In addition to the color of your siding, its design will also contribute greatly to the look and feel of your home. Choosing a particular design or style to go with your color choices will depend a lot on your personal preferences, but can also be influenced by your home’s architectural style.
Horizontal Lap Siding
Horizontal lap siding, also known as bevel or clapboard siding, is possibly the most common type of siding design around. Installed in multiple horizontal rows, it features rows that overlap with the one immediately beneath it. This style of siding is a common feature of houses in Colonial or traditional architectural styles, such as Cape Cod houses, and also works well with houses in a boxy or symmetrical design.
Board and Batten
Board and batten siding is typically referred to as barn siding because it’s the type most commonly installed on barns. In contrast to horizontal lap siding, it runs vertically,and is composed of wide boards with narrower strips, or battens, in between. There is no standard width to either board or batten but the siding design is ideal for more rural or traditional-looking homes. Playing around with non-standard widths for the boards and battens leaves a lot of room for innovation and personal expression.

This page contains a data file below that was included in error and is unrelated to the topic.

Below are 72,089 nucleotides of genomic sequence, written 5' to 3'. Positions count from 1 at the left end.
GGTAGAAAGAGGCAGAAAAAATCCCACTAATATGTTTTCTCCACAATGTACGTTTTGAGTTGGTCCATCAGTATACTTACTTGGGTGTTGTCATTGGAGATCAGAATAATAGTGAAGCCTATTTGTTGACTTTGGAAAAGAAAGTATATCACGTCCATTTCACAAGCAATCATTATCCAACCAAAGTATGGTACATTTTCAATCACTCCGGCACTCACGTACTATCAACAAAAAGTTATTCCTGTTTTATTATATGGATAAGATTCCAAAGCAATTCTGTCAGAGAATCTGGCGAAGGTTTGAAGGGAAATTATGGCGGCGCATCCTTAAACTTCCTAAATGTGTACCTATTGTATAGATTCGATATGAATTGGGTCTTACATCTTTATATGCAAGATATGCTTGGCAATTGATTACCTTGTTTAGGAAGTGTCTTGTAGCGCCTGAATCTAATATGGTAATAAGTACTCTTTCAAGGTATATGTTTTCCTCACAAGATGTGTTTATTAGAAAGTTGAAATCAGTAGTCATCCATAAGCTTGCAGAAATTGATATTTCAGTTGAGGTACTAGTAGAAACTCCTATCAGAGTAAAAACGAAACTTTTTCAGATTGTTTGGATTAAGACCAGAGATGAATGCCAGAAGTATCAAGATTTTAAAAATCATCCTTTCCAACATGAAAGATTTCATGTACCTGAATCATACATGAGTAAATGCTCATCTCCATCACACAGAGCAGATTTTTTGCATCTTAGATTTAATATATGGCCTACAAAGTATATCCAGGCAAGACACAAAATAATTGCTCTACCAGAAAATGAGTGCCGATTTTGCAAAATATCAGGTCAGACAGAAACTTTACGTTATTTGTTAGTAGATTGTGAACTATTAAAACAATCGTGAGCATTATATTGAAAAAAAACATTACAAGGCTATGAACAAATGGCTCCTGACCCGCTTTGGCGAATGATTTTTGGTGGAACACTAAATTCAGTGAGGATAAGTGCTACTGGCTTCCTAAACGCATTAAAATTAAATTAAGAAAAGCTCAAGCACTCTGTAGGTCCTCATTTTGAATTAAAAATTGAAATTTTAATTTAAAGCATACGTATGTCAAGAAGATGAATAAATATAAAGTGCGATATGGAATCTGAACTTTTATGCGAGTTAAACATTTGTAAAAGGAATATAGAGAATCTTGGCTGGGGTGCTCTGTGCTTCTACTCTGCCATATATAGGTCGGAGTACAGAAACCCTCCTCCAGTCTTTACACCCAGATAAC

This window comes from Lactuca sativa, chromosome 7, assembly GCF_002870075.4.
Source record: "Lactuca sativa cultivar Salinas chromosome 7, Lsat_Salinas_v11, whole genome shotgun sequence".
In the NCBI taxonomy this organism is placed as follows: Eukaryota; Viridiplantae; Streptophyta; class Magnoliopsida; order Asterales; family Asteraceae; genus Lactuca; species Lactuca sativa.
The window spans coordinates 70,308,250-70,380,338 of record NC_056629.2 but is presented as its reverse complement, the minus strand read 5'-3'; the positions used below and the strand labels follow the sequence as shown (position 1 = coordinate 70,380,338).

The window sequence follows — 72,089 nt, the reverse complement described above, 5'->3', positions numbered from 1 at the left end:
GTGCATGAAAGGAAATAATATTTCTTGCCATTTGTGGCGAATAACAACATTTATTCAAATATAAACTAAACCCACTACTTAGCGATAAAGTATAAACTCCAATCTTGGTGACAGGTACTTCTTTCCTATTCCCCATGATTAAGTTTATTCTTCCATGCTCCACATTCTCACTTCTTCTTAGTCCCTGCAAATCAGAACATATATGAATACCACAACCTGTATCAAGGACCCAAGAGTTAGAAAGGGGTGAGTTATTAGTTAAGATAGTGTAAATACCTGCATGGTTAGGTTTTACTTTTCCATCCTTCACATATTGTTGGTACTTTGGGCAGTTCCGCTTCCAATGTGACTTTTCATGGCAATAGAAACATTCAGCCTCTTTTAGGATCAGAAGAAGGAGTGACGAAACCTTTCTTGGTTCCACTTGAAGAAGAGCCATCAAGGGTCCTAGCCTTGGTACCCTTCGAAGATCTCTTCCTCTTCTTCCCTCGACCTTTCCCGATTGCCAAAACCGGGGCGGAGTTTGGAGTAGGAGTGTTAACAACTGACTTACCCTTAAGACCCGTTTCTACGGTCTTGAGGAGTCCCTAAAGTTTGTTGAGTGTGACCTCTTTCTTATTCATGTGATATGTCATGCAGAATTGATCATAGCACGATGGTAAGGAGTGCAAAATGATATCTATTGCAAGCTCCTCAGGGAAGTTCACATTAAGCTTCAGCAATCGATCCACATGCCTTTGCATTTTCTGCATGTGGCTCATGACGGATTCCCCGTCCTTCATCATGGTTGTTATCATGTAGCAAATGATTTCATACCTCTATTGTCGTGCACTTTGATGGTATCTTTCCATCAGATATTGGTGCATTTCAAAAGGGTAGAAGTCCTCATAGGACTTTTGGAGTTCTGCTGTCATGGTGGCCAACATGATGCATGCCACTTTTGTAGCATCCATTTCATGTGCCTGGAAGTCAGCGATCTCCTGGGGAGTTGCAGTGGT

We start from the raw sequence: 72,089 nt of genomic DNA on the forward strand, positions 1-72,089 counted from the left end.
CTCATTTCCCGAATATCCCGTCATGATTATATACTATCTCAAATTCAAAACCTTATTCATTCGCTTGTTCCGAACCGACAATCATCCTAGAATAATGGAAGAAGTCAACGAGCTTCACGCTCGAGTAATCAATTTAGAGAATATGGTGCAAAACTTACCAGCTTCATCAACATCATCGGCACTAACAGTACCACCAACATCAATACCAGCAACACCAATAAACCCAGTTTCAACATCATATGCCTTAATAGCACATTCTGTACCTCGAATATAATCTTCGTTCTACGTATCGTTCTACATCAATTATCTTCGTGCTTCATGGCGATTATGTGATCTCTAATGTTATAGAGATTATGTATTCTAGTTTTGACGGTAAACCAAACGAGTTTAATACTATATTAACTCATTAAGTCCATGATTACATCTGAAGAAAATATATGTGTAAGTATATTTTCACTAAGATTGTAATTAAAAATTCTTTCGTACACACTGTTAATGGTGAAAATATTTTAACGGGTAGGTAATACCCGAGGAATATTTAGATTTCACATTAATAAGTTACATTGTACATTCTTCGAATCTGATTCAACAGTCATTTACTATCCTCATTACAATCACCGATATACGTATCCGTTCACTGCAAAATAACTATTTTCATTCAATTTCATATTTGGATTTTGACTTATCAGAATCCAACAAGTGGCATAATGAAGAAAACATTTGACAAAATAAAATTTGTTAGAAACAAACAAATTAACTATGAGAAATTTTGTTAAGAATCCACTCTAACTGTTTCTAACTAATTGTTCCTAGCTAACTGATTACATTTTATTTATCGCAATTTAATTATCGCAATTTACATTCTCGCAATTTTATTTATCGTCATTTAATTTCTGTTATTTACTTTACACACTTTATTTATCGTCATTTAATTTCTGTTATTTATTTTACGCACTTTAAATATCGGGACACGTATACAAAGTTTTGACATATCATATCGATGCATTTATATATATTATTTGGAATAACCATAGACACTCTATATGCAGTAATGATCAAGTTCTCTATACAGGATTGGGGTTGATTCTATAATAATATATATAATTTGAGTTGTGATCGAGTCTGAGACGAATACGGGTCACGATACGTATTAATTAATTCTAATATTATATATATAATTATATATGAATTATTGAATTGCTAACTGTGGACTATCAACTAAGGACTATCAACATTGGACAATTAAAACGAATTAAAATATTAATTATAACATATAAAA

Shakes and Shingles
The main difference between siding shakes and shingles is that shakes are hand-split while shingles are cut by a machine, which gives the latter a more uniform appearance. They will look similar to roofing shakes and shingles so they will produce the same effect in appearance. Use siding shakes and shingles alongside those for roofing and you can create a kind of seamlessness that is highly appealing. Siding shakes and shingles are best for Craftsman or Arts and Crafts architectural styles.
Fiber Cement Panels
Fiber cement siding can come in different forms but panels are popular because they create a flat, uniform surface with shadow lines where the panels meet. While more generally suited to modern houses, this siding design also works with Prairie-style homes, when combined with battens placed over the panel joints.
Have a color and design in mind for your siding? Great! Now it’s time to get started on choosing the specific siding product you will be choosing, beginning with getting to know siding brands. Head on over to Part III to learn more about James Hardie siding.